Image source: Getty / Alex Wong
It's official – Joe Biden is the President of the United States and Kamala Harris is the first woman, first black woman, and first woman of South Asian descent to serve as Vice President! To say January 20, 2021 is a historic day is a huge understatement, but Biden and Harris aren't the only ones celebrating an important milestone. The poet Amanda Gorman had the honor of reciting a piece entitled "The Hill We Climb" during the inauguration day. This made her the youngest inaugural poet at the age of 22.
Before the big day, Gorman shared POPSUGAR in honor of the W.K. with an excerpt from the poem. The Kellogg Foundation's National Racial Healing Day, held on January 19th. "I basically wrote a little every day, a few lines here and there, and then I did the rest in one day in mid-January." "Gorman said of her writing process," The ironic thing is that I feel like the poem itself was like a hill that I had to climb as a writer! "
Gorman was asked to highlight the healing power of hope and unity over division in her powerful poem, and it served as a message of inspiration for many of us. "Finding hope doesn't mean negating the turbulent nature of the time," she said. "It means to make up with it and go straight to it. And that's exactly what I intend to do in the poem – to open our wounds so we can approach a bandage."
The poem also contains references to the musical by Lin-Manuel Miranda Hamiltonand the composer definitely took note of it. After Gorman's breathtaking performance, she tweeted a response to Miranda's praise: "Thx @Lin_Manuel! Did you get the 2 @HamiltonMusical references in the opening poem? I couldn't help it!" Of course, Miranda caught her and greeted Gorman for her "perfectly written, perfectly delivered" opening poem.
You were perfect Perfectly written, perfectly delivered. Everything. Brava! -LMM
– Lin-Manuel Miranda (@Lin_Manuel) January 20, 2021
See Gorman recite "The Hill We Climb" below, then read her poem in full.
"The Hill We Climb"
When the day comes we wonder where we can find light in this infinite shadow.
The loss we bear, a sea we have to wade. We defied the animal's belly. We have learned that rest is not always peace, and that the norms and ideas of what is easy are not always justice.
Yet dawn is ours before we knew it. Somehow we do it, somehow we have weathered and seen a nation that is not broken, but simply incomplete.
We, the successors of a country and age where a skinny black girl is descended from slaves and raised by a single mother, can dream of becoming president just to recite for one.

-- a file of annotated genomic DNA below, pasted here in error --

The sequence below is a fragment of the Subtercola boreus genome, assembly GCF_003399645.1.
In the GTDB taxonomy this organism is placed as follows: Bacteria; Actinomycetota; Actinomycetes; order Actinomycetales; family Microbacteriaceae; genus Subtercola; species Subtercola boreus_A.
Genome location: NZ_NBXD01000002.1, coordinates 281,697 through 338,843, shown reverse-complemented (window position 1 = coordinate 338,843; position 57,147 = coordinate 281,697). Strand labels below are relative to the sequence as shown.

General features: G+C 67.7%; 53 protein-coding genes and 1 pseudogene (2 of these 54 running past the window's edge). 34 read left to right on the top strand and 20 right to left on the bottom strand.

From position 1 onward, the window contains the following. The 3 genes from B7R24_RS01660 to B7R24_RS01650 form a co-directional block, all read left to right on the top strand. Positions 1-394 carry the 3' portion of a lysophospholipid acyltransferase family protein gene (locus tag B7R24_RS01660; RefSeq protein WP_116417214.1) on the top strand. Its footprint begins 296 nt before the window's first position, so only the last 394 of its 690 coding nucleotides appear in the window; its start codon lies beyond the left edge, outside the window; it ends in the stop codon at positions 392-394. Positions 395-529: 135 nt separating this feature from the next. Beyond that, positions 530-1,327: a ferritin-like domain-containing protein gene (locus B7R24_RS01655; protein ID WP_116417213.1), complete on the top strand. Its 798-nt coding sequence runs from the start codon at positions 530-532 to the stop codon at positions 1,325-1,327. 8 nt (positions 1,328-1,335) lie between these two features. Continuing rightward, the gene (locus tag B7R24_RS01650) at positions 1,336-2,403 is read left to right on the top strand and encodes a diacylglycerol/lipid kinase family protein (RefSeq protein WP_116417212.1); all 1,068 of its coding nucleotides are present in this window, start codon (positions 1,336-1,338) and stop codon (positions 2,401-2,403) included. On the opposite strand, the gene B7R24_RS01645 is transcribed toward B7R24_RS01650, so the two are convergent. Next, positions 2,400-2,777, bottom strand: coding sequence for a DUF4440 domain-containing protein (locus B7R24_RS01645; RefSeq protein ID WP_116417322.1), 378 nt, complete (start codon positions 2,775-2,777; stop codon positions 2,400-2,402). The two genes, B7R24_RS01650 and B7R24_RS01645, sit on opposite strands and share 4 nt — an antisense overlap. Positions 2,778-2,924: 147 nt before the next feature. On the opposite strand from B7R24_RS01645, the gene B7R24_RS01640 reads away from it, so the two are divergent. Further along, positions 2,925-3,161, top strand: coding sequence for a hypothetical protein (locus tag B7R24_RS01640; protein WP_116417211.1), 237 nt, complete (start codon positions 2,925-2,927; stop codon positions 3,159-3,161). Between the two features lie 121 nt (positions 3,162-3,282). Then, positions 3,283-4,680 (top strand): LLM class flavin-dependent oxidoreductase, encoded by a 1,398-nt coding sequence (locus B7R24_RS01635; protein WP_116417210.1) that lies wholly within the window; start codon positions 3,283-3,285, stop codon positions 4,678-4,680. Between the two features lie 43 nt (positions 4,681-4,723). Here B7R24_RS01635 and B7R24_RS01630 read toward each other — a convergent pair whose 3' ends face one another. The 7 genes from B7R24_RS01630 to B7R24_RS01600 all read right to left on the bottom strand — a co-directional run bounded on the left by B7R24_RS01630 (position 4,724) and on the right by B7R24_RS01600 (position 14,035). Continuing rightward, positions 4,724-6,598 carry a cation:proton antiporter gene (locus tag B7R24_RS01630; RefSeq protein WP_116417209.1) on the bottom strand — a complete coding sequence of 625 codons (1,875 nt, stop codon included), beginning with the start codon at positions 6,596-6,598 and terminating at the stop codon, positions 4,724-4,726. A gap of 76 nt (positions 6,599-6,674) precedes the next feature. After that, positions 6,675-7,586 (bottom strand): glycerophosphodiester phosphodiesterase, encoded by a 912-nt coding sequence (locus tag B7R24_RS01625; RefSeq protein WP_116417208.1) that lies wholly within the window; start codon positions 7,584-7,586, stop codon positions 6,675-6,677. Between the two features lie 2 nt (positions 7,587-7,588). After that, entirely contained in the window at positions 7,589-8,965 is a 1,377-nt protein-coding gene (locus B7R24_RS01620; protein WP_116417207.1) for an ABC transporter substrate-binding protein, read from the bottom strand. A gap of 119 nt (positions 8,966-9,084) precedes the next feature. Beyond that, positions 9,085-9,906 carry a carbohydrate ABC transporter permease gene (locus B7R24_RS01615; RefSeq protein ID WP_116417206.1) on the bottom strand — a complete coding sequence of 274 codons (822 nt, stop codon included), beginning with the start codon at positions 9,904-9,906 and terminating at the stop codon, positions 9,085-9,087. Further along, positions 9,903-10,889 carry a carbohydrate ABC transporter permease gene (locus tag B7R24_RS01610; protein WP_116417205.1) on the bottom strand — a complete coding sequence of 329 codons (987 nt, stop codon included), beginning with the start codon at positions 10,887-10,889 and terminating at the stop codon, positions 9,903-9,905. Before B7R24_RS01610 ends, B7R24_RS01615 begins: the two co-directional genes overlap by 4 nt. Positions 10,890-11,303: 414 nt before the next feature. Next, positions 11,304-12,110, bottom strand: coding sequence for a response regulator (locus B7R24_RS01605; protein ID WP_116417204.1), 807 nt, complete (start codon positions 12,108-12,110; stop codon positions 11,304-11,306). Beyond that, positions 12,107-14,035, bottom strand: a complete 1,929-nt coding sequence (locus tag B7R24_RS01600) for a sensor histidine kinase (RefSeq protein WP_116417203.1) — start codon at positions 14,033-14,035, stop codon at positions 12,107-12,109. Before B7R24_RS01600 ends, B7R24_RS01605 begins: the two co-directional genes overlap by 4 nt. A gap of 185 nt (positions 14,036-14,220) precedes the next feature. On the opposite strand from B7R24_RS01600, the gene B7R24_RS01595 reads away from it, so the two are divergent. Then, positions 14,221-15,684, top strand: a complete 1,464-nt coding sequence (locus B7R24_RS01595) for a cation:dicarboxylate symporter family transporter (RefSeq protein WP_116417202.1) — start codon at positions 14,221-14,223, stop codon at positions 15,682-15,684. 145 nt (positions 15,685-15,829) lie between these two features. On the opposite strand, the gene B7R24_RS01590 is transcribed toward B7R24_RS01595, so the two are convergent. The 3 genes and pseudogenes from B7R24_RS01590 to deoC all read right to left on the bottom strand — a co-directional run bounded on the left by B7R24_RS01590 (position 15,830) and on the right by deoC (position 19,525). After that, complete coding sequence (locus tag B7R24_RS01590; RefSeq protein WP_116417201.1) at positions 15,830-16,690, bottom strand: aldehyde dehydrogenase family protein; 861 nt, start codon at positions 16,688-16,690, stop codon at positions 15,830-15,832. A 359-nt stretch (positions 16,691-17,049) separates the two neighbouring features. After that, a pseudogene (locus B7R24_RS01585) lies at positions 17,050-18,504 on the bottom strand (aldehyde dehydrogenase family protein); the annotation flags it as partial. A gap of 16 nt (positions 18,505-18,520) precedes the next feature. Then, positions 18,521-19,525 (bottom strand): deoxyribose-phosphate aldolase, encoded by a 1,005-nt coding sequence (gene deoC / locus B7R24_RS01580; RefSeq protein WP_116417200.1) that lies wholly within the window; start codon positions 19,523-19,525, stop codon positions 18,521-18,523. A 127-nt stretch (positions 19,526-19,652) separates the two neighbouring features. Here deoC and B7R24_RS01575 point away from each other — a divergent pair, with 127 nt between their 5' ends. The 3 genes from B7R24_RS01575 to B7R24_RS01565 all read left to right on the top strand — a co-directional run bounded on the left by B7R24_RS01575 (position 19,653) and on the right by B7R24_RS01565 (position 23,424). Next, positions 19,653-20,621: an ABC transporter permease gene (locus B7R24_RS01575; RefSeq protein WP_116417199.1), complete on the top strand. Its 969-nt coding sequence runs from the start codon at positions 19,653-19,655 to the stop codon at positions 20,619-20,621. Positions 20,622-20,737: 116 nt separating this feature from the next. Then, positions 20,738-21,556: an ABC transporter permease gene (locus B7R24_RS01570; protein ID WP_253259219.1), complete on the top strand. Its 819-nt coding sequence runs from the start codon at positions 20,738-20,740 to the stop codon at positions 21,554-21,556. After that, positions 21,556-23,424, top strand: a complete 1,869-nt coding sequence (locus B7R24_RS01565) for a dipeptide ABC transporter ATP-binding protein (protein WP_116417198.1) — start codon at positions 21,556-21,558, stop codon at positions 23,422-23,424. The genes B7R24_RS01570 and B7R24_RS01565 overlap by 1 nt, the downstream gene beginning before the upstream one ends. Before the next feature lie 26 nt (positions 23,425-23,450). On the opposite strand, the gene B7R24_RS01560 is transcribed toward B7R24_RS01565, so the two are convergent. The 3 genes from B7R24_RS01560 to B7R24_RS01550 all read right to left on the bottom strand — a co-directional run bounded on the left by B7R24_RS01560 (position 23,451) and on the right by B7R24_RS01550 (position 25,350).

And yes, we are far from polished, far from flawless, but that does not mean that we are striving to form a perfect union.
We strive to forge our union on purpose and create a country that is indebted to all cultures, colors, characters and conditions of man.
And so we do not look to what stands between us, but to what is in front of us. We are closing the gap because we know our future comes first. We must first put our differences aside.
We put our arms down so we can stretch our arms out towards each other. We seek harm for no one and harmony for all.
If nothing else, let the globe say this is true. Even as we mourned, we grew. We hoped so, even though we were injured. We tried that even though we were tired.
That we will be bound together victoriously forever. Not because we will never experience defeat again, but because we will never again sow division.
Scripture tells us to imagine that everyone should sit under their own vine and fig tree and no one should fear them.
If we are to live up to our own time, victory is not in the blade but in all the bridges we have built. That is the promise to Glade, the hill we climb if we only dare. It's because being American is more than a pride we inherit. It is the past that we step into and how we fix it.
We have seen a force that would destroy our nation rather than divide it, destroy our country if it delayed democracy, and those efforts have almost been successful. Although democracy can be delayed at regular intervals, it can never be permanently defeated.
We trust in this truth, in this belief. Because while we keep our eyes on the future, history has kept its eyes on us.
This is the era of righteous redemption. We feared from the start that we would not feel ready to inherit such a terrible hour, but in it we found the strength to write a new chapter, to offer ourselves hope and laughter.
So, while we once asked, how could we possibly prevail against disaster? Now we claim: How could a catastrophe rule over us?
We will not march back to what was, but to what will be: a country that is hurt, but whole, benevolent, but brave, wild and free.
We are not turned around or interrupted by intimidation, knowing that our inaction and indolence will be the legacy of the next generation.
Our mistakes become theirs, but one thing is certain: when we associate mercy with power and power with justice, love becomes our legacy and changes our children's birthright.
So let's leave behind a country that is better than the one we left. With every breath of my bronze, bruised chest, we will turn this wounded world into a wondrous one.
We will rise from the golden hills of the west. We will rise from the windswept northeast where our ancestors first realized the revolution. We will rise from the lakeside cities of the Midwestern states. We will rise from the sun-drenched south. We will rebuild, reconcile and restore.
In every known corner of our nation, in every corner that is called our country, our diverse and beautiful people are beaten and show up beautifully.
When the day comes, we step out of the shadow of the flame and are not afraid. The new dawn blossoms when we set it free, for there has always been light if we are just brave enough to see it, if we are just brave enough to be in it.